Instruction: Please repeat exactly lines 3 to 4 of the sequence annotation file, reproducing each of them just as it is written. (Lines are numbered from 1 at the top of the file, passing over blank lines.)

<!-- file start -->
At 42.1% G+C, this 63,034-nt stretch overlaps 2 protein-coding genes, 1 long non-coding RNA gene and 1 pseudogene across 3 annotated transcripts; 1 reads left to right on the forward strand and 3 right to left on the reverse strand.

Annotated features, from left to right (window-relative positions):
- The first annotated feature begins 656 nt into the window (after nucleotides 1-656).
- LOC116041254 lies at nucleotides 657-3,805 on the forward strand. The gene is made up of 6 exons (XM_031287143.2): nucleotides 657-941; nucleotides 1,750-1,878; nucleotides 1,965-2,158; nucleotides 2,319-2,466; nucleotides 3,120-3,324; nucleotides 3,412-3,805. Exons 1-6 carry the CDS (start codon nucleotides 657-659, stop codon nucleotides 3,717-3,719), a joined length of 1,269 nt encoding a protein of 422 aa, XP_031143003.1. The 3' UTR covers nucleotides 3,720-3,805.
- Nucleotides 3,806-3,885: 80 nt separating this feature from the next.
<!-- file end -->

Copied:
- The first annotated feature begins 656 nt into the window (after nucleotides 1-656).
- LOC116041254 lies at nucleotides 657-3,805 on the forward strand. The gene is made up of 6 exons (XM_031287143.2): nucleotides 657-941; nucleotides 1,750-1,878; nucleotides 1,965-2,158; nucleotides 2,319-2,466; nucleotides 3,120-3,324; nucleotides 3,412-3,805. Exons 1-6 carry the CDS (start codon nucleotides 657-659, stop codon nucleotides 3,717-3,719), a joined length of 1,269 nt encoding a protein of 422 aa, XP_031143003.1. The 3' UTR covers nucleotides 3,720-3,805.